HONG KONG — Chinese women are now using an average of six to seven steps in their daily skin-care routines — a longer grooming process than Europeans —and are looking to add more to their regimen, according to a report from OC&C Strategy Consultants.
“Typically, Europeans go through between five and six steps, and in the west, the trend has been for simplification: for multifunctional products. In China, the trend is to actually increase the number of steps,” said Pascal Martin, an OC&C partner who authored the report.
“Even in Japan, the [number] of routine steps have started to decrease a little bit, as women are putting more emphasis on practicality and they like a cream that is multifunction,” Martin said. “We haven’t seen this trend in China, it’s a very small part of the market. That’s just skin care and then they get into makeup. The overall time spent on their skin is quite long. It’s a half an hour or more.”
The report, released Wednesday, found that some respondents, especially those over 30, followed a nine-step daily routine, putting it on par with a South Korean skin-care regimen, usually estimated between eight and 12 steps.
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While it may seem at odds with the lifestyle that comes from an increasingly urbanized nation, Martin said it can be attributed, in part, to the different role beauty plays in society.
“Chinese women in their work environment want to look perfect,” Martin said. “I think that when you look at western culture, the most sophisticated cosmetics routine would be geared toward social occasions or seduction. For Chinese women, it’s not only that but also looking professional, looking perfect in their everyday work environment.”
Average spend on skin care per year was 3,600 renminbi ($572), but closer to 4,000 renminbi ($636) in first-tier cities. Close to 90 percent of respondents increased their skin-care spending in the last year.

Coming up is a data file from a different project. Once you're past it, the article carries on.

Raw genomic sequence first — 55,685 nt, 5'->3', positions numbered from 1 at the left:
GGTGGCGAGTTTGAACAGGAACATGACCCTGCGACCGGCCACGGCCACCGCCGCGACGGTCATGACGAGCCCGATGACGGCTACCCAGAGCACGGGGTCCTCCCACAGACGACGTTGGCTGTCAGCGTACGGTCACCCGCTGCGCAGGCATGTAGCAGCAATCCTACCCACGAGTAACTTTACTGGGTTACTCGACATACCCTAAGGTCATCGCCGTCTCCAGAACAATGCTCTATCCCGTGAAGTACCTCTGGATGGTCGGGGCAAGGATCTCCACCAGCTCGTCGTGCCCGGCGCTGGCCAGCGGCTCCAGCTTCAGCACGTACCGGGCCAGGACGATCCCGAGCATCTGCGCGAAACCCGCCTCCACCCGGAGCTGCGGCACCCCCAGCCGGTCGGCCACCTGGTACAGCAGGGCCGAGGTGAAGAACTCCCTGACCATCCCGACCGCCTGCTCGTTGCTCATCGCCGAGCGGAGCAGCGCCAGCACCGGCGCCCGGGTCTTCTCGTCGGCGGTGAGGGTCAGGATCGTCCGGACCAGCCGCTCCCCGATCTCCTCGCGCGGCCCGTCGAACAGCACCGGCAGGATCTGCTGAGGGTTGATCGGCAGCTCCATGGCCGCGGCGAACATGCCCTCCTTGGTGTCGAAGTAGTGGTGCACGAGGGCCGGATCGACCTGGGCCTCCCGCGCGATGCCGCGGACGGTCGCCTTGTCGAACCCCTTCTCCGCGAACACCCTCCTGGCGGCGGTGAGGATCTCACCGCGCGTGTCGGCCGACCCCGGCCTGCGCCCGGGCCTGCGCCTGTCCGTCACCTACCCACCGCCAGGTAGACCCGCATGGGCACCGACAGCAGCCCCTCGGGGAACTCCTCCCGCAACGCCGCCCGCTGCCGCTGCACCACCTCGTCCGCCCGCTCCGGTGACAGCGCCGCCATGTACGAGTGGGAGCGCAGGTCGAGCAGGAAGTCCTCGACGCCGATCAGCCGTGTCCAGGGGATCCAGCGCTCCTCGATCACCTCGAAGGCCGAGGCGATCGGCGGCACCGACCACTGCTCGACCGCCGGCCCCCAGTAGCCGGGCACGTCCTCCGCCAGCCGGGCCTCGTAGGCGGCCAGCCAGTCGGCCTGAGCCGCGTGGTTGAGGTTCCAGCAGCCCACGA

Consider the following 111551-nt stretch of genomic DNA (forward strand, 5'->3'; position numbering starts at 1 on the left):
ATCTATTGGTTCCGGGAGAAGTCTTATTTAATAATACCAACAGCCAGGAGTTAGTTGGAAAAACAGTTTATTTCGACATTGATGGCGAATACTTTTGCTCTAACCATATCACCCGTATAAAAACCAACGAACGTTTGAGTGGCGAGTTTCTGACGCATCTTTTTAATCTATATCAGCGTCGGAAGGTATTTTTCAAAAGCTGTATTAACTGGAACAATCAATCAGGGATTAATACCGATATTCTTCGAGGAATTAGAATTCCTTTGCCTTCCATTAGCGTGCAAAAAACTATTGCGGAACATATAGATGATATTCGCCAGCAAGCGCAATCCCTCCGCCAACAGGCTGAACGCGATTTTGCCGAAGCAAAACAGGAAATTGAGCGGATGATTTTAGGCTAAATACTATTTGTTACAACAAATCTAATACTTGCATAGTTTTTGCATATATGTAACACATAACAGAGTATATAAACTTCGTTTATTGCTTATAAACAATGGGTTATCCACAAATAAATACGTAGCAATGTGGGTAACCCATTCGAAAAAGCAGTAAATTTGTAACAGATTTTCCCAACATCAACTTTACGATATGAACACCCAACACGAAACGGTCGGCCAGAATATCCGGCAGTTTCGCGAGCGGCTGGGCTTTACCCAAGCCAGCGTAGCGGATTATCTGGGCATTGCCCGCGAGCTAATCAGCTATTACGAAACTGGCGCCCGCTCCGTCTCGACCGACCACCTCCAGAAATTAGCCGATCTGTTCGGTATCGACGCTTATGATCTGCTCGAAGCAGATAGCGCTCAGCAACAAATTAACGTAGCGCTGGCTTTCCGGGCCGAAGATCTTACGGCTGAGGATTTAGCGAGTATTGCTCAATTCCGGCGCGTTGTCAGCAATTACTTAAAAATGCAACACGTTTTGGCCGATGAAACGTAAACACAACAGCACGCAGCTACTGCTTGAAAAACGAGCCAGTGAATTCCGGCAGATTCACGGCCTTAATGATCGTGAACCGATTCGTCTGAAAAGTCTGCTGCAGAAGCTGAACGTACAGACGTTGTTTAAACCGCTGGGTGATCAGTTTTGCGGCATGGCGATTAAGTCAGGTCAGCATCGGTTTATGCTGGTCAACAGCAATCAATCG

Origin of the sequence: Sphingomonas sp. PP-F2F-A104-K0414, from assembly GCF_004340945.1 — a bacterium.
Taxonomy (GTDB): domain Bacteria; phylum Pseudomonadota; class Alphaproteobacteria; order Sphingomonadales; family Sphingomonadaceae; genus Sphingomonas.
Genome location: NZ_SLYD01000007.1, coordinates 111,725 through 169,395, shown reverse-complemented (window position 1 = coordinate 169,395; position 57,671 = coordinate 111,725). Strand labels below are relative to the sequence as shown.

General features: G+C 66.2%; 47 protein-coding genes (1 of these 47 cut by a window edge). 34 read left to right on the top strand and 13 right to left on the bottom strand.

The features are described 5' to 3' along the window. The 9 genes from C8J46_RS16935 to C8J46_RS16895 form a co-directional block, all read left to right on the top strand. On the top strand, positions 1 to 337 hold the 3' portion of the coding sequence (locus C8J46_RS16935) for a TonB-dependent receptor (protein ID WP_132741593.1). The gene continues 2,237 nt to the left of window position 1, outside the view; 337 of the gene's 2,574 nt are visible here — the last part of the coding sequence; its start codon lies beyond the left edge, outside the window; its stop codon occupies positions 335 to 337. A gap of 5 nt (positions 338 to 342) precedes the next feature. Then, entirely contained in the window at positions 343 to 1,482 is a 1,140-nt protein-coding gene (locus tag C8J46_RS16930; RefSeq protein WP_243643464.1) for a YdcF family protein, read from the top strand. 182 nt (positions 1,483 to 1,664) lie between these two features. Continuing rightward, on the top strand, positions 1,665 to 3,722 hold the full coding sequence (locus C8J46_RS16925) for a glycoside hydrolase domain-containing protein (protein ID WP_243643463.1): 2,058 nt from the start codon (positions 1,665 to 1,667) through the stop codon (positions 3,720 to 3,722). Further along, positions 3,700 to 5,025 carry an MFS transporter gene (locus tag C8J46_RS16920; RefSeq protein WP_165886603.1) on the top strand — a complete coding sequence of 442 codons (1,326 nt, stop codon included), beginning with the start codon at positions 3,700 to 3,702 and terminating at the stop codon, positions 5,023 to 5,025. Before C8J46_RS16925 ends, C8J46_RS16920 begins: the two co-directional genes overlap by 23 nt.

It also revealed a preference for complete skin-care sets, with roughly 75 percent preferring that to mixing and matching multiple brands.
“Building loyalty is not an easy game. China’s skin-care consumers are always curious and tempted to try out new products and concepts that are trendy in the market,” said Veronica Wang, an associate partner at OC&C. “The first product that consumers discover in a brand, often the most famous one under that brand, can become an anchor for their trust in that brand, which will give them comfort to try other products under the same brand. This star product is key to convert and retain customers. It is therefore critical for brands to build strong star products, as it helps drive both customer acquisition and loyalty, and create longer term loyalty.”
“Our survey also showed that Chinese women form their knowledge of skin-care treatment through experimentation and brand-switching mostly before they reach the age of 25, and then settle into a more stable consumption pattern of their preferred brand set around the age of 30,” Wang said. “This means that brands have to make sure they educate Generation Z and catch Millennials at an early stage of their skin-care discovery journey.”